IV. Other Arguments against Commonwealth Preference

Even if the future protection of West Indian primary products by the U.K. and Canada is assured, the advisability of the West Indies continuing to rely on these types of overseas protection, may still be questioned. For example, it can be argued that current policies may impede the economic growth of the area in the long run, since the emphasis is on securing protection for primary products rather than for manufactured goods.

At present, exports of West Indian manufactures to the United Kingdom and Canada do qualify for some preference, and in certain cases the margin of preference (namely, the difference between preferential, and General or MFN, rates of duty) in respect of some manufactures is higher than that on individual primary products. However, it can be doubted whether on the whole, manufactures receive a higher level of market concessions than primary products.

In recent years, there have been further manifestations of the intention of both Britain and Canada to protect their domestic production of manufactures from ‘market disruption’ by Commonwealth competitors. So far textiles is the only commodity for which Britain and Canada have taken concrete action against Commonwealth supplies. But no doubt similar policies may be invoked in the future, whenever and wherever the circumstances warrant. As we noted earlier, the Imperial Preference arrangements were essentially designed to facilitate complementarity between tropical and temperate zone production. They did not anticipate that the tropical Commonwealth would develop production which was competitive with those of the temperate zone countries.

It follows from this that if the West Indian territories continue to rely upon the present structure of preferential arrangements, this may impede the structural changes which their economies have to undertake in the interest of their future comparative advantage and economic growth. This is merely another illustration of C. P. Kindleberger’s argument that exports to protected markets may slow down growth, because they permit the economy to evade the necessity for facing structural changes.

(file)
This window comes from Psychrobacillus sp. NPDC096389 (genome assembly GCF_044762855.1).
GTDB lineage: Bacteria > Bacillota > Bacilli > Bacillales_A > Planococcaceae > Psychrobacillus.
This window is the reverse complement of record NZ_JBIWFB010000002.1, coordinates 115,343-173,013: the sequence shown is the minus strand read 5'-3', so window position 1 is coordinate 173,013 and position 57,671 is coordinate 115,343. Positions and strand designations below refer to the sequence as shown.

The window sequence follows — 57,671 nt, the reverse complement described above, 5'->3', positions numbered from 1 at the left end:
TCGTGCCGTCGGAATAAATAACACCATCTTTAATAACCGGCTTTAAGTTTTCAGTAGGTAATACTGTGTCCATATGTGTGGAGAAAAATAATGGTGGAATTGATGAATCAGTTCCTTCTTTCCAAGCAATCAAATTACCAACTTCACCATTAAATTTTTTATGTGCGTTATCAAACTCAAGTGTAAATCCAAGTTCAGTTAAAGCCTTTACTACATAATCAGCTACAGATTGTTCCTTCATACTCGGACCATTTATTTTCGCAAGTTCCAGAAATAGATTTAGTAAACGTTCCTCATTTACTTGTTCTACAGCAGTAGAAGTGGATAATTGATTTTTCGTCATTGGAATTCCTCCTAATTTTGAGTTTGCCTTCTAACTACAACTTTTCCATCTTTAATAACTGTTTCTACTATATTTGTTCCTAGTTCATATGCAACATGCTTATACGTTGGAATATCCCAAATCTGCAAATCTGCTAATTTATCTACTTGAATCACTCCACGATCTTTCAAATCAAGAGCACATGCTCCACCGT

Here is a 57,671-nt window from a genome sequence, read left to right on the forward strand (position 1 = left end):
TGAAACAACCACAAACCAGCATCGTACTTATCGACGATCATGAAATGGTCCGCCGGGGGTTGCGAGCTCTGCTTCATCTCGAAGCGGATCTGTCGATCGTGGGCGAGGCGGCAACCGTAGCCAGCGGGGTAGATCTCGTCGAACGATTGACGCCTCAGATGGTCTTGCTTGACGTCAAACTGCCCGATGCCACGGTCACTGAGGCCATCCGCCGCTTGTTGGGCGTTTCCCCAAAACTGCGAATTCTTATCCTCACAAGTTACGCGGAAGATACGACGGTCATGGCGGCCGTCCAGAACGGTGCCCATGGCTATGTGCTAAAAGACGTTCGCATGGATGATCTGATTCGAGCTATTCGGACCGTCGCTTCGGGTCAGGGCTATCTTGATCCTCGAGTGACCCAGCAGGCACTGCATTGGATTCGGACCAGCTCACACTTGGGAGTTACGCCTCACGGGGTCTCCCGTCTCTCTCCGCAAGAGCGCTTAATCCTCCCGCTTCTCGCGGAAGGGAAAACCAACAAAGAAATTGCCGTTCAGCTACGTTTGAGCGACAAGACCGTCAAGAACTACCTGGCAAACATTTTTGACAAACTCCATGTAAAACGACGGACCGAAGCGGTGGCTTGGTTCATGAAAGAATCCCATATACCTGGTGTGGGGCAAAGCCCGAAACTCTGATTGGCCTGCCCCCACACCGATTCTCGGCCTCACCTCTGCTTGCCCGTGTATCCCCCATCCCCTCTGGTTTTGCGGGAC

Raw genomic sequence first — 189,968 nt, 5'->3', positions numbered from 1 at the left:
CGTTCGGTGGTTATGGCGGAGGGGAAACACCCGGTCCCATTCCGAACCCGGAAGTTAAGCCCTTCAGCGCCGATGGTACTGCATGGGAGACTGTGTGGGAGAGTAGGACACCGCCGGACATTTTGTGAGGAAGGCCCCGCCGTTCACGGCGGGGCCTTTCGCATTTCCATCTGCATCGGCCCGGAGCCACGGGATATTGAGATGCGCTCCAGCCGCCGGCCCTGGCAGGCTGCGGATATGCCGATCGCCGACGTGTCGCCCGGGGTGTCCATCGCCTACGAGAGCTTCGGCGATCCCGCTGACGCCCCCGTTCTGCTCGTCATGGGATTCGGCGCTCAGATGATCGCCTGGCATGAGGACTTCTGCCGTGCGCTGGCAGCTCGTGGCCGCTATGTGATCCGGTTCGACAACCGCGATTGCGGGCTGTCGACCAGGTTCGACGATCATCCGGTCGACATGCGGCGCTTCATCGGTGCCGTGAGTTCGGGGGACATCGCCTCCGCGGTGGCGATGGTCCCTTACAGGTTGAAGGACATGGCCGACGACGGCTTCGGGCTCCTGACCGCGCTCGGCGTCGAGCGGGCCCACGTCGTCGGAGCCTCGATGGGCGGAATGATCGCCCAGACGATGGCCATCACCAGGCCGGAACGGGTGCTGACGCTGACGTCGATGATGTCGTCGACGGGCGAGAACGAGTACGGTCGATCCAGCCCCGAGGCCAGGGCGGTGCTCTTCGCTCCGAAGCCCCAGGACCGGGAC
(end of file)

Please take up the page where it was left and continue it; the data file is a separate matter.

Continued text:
The current relevance of all of this to Jamaica is illustrated by the fact that in 1962, the values of exports of light manufactures exceeded those of bananas and citrus. On this ground alone, it can be argued that manufactures deserve greater priority in trade policy than bananas or citrus.

Another argument against Metropolitan Preferences, is that they perpetuate divisions between countries in the underdeveloped parts of the world. This has hindered co-operation between developing countries on matters in which they have a common interest. One of these is the question of securing international agreements for the stabilisation of commodity prices. Insofar as such agreements require the international regulation of production, difficulties arise in bringing both sheltered and unsheltered producers together, since the former have, in part, been expanding their exports at the expense of the latter. This was well illustrated by the difficulties which preceded the final negotiation of the International Coffee Agreement, and it is still too early to say whether the Agreement has managed to reconcile permanently the conflicting interests of these two classes of producers.

Yet another area where co-operation may be desirable is in the field of economic aid. One can hardly blame unsheltered countries for arguing that they should get more external aid than sheltered countries, since the latter receive higher prices for their merchandise exports. This may be one of the reasons why some Latin American countries have argued that Jamaica and Trinidad should leave the Commonwealth before they are admitted into the Organisation of American States. For they may well be asking why Jamaica and Trinidad should be allowed to benefit from Commonwealth Preference and the Alliance for Progress at the same time.

In extension of this point, it can be suggested that Metropolitan Preferences have encouraged the economic balkanisation of the Caribbean. The trade policy of each Caribbean territory is oriented almost exclusively towards its metropole, only scant attention being paid to neighbouring territories. As a result, the opportunities for accelerated development which are offered by regional co-operation, have not been exploited. As we shall see later, these opportunities may be much greater than is usually imagined.

Metropolitan Preferences limit the horizon of even the most enthusiastic supporters of Caribbean regionalism. This is reflected in the position of the Government of Trinidad and Tobago, which is the leading advocate of Caribbean economic co-operation. Trinidad and Tobago has proposed that if all of the British territories in the Caribbean could become associated with the E.E.C., they could then join with the French and Dutch territories in forming a Caribbean Economic Community. While this approach has undoubted merits, one must note that the plan contains no explicit provision for full or partial participation by any of the independent republics in the area. This is probably because none of the independent republics are aligned with western European preferential systems.

Given all of the weaknesses of current preferential policies, there remains the question as to what policy alternatives are open to independent West Indian territories. However, before discussing these matters, it may be useful to outline the precise problems which existing policies are designed to meet.